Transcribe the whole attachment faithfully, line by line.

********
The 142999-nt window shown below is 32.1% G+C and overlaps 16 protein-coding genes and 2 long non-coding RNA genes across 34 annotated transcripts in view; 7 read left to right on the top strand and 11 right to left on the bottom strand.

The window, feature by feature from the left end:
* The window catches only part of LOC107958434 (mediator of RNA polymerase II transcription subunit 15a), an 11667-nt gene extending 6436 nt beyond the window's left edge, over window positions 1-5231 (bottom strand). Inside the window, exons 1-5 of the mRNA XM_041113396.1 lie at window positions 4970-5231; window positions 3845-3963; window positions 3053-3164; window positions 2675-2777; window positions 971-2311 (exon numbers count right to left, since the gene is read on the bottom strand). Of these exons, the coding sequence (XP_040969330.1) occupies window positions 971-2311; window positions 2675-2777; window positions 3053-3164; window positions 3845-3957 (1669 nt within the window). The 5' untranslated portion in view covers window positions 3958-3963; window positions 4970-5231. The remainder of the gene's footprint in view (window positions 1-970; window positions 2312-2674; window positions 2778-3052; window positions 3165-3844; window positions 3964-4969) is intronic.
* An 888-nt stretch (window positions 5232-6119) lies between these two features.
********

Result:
The 142999-nt window shown below is 32.1% G+C and overlaps 16 protein-coding genes and 2 long non-coding RNA genes across 34 annotated transcripts in view; 7 read left to right on the top strand and 11 right to left on the bottom strand.

The window, feature by feature from the left end:
* The window catches only part of LOC107958434 (mediator of RNA polymerase II transcription subunit 15a), an 11667-nt gene extending 6436 nt beyond the window's left edge, over window positions 1-5231 (bottom strand). Inside the window, exons 1-5 of the mRNA XM_041113396.1 lie at window positions 4970-5231; window positions 3845-3963; window positions 3053-3164; window positions 2675-2777; window positions 971-2311 (exon numbers count right to left, since the gene is read on the bottom strand). Of these exons, the coding sequence (XP_040969330.1) occupies window positions 971-2311; window positions 2675-2777; window positions 3053-3164; window positions 3845-3957 (1669 nt within the window). The 5' untranslated portion in view covers window positions 3958-3963; window positions 4970-5231. The remainder of the gene's footprint in view (window positions 1-970; window positions 2312-2674; window positions 2778-3052; window positions 3165-3844; window positions 3964-4969) is intronic.
* An 888-nt stretch (window positions 5232-6119) lies between these two features.